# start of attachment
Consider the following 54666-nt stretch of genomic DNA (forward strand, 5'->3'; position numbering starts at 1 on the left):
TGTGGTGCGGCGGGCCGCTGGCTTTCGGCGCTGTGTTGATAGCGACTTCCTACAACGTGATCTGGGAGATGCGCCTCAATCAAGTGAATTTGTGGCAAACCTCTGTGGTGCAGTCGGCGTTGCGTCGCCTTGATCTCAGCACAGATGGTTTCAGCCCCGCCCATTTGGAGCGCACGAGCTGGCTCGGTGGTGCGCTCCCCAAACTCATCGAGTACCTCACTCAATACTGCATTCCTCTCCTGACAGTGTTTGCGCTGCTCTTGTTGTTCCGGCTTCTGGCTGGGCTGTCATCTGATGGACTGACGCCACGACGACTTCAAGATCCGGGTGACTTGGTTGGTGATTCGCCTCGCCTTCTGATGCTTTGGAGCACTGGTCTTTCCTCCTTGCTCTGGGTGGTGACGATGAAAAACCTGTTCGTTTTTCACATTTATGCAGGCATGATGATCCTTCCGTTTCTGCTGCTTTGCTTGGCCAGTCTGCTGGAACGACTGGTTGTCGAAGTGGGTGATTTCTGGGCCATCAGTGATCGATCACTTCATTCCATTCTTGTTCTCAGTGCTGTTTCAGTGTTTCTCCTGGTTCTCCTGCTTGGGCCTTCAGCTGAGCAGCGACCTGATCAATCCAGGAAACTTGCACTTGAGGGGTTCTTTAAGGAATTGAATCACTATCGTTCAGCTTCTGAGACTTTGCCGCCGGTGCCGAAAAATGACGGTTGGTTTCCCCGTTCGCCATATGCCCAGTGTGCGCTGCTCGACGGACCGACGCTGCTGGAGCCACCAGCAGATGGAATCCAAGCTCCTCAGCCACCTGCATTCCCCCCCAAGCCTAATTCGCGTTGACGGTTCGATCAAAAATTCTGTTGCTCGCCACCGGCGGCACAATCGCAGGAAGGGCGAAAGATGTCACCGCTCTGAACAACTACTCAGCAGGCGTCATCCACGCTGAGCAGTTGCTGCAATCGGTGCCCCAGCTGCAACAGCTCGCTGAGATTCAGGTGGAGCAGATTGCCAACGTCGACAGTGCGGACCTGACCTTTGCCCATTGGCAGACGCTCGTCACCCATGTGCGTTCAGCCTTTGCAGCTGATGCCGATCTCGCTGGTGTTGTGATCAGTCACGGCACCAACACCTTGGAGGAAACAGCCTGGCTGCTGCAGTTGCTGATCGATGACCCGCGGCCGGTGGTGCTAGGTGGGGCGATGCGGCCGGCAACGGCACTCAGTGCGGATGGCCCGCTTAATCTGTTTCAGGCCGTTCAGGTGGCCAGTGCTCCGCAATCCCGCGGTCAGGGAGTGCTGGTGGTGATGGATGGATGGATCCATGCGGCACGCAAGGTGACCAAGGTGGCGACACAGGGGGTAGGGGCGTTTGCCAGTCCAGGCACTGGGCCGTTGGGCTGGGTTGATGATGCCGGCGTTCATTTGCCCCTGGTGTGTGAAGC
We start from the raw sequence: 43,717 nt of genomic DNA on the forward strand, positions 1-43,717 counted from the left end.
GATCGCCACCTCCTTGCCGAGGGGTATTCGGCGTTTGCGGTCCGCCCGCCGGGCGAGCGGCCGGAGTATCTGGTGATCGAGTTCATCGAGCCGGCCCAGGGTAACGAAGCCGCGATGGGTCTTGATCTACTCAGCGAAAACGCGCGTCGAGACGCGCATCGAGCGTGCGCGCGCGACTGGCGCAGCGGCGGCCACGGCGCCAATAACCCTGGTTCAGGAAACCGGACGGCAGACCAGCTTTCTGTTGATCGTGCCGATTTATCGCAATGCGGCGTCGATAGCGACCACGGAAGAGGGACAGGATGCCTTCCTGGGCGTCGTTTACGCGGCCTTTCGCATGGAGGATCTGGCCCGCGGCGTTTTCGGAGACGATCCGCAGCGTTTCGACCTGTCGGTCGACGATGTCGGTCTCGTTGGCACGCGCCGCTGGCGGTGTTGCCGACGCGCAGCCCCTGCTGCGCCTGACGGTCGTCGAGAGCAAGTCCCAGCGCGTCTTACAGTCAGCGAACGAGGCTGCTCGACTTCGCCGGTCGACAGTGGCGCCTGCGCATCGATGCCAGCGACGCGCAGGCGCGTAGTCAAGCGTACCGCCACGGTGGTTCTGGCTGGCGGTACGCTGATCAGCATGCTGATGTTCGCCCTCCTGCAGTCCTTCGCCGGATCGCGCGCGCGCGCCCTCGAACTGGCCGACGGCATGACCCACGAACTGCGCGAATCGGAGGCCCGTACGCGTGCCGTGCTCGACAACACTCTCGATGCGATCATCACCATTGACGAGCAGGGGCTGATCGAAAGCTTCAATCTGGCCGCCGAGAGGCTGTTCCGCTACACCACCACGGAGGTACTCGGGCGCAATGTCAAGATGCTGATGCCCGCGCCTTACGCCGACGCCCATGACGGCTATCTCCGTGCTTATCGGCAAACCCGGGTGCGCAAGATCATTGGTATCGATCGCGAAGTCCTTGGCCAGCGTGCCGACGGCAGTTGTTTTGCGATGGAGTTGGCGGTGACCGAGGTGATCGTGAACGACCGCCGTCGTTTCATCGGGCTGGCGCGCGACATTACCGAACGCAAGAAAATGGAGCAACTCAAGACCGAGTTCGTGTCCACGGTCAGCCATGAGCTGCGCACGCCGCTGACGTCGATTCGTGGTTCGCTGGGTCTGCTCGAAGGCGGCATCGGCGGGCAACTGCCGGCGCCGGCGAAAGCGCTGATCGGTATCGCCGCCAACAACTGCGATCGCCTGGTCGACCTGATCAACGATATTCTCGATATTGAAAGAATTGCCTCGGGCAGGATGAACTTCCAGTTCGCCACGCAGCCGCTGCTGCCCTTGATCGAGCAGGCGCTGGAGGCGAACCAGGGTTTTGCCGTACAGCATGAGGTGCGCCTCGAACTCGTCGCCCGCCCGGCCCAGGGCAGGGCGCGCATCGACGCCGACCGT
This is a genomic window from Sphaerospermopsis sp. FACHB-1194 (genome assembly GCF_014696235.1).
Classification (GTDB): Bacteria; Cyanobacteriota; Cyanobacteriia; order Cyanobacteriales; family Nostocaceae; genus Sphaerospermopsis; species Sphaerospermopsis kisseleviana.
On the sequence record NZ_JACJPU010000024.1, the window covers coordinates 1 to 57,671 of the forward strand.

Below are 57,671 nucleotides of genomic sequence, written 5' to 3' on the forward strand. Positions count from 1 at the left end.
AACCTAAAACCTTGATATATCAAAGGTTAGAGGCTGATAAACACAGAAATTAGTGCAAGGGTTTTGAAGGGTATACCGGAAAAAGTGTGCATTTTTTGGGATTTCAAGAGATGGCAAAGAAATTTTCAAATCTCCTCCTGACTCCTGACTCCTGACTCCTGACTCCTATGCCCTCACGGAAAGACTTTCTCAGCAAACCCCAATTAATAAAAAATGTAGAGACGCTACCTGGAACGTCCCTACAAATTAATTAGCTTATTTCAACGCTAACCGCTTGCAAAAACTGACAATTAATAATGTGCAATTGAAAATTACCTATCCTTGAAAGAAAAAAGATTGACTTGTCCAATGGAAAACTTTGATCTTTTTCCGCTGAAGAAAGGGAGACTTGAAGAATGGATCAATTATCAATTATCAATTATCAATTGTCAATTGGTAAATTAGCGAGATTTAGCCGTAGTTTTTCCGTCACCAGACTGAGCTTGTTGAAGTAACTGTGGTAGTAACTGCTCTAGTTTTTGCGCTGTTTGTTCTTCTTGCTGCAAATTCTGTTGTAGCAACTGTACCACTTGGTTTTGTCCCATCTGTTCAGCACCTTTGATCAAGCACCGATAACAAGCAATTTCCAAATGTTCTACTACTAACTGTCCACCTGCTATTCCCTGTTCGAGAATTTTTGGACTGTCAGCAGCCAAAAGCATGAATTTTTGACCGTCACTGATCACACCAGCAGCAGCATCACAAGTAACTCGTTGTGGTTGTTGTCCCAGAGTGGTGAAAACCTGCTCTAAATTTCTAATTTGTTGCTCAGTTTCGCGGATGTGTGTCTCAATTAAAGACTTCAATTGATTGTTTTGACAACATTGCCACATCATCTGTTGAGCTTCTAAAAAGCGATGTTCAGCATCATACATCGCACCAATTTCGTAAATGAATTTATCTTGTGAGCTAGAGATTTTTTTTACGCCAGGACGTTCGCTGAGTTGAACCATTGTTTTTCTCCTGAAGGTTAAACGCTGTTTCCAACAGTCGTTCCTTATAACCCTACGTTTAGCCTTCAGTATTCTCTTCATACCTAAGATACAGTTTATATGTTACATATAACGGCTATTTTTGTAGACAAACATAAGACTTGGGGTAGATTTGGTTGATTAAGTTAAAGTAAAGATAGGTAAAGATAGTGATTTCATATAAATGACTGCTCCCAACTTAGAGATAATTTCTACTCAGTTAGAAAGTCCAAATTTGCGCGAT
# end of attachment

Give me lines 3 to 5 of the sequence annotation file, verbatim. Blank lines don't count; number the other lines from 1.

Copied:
We start from the raw sequence: 43,717 nt of genomic DNA on the forward strand, positions 1-43,717 counted from the left end.
GATCGCCACCTCCTTGCCGAGGGGTATTCGGCGTTTGCGGTCCGCCCGCCGGGCGAGCGGCCGGAGTATCTGGTGATCGAGTTCATCGAGCCGGCCCAGGGTAACGAAGCCGCGATGGGTCTTGATCTACTCAGCGAAAACGCGCGTCGAGACGCGCATCGAGCGTGCGCGCGCGACTGGCGCAGCGGCGGCCACGGCGCCAATAACCCTGGTTCAGGAAACCGGACGGCAGACCAGCTTTCTGTTGATCGTGCCGATTTATCGCAATGCGGCGTCGATAGCGACCACGGAAGAGGGACAGGATGCCTTCCTGGGCGTCGTTTACGCGGCCTTTCGCATGGAGGATCTGGCCCGCGGCGTTTTCGGAGACGATCCGCAGCGTTTCGACCTGTCGGTCGACGATGTCGGTCTCGTTGGCACGCGCCGCTGGCGGTGTTGCCGACGCGCAGCCCCTGCTGCGCCTGACGGTCGTCGAGAGCAAGTCCCAGCGCGTCTTACAGTCAGCGAACGAGGCTGCTCGACTTCGCCGGTCGACAGTGGCGCCTGCGCATCGATGCCAGCGACGCGCAGGCGCGTAGTCAAGCGTACCGCCACGGTGGTTCTGGCTGGCGGTACGCTGATCAGCATGCTGATGTTCGCCCTCCTGCAGTCCTTCGCCGGATCGCGCGCGCGCGCCCTCGAACTGGCCGACGGCATGACCCACGAACTGCGCGAATCGGAGGCCCGTACGCGTGCCGTGCTCGACAACACTCTCGATGCGATCATCACCATTGACGAGCAGGGGCTGATCGAAAGCTTCAATCTGGCCGCCGAGAGGCTGTTCCGCTACACCACCACGGAGGTACTCGGGCGCAATGTCAAGATGCTGATGCCCGCGCCTTACGCCGACGCCCATGACGGCTATCTCCGTGCTTATCGGCAAACCCGGGTGCGCAAGATCATTGGTATCGATCGCGAAGTCCTTGGCCAGCGTGCCGACGGCAGTTGTTTTGCGATGGAGTTGGCGGTGACCGAGGTGATCGTGAACGACCGCCGTCGTTTCATCGGGCTGGCGCGCGACATTACCGAACGCAAGAAAATGGAGCAACTCAAGACCGAGTTCGTGTCCACGGTCAGCCATGAGCTGCGCACGCCGCTGACGTCGATTCGTGGTTCGCTGGGTCTGCTCGAAGGCGGCATCGGCGGGCAACTGCCGGCGCCGGCGAAAGCGCTGATCGGTATCGCCGCCAACAACTGCGATCGCCTGGTCGACCTGATCAACGATATTCTCGATATTGAAAGAATTGCCTCGGGCAGGATGAACTTCCAGTTCGCCACGCAGCCGCTGCTGCCCTTGATCGAGCAGGCGCTGGAGGCGAACCAGGGTTTTGCCGTACAGCATGAGGTGCGCCTCGAACTCGTCGCCCGCCCGGCCCAGGGCAGGGCGCGCATCGACGCCGACCGT
This is a genomic window from Sphaerospermopsis sp. FACHB-1194 (genome assembly GCF_014696235.1).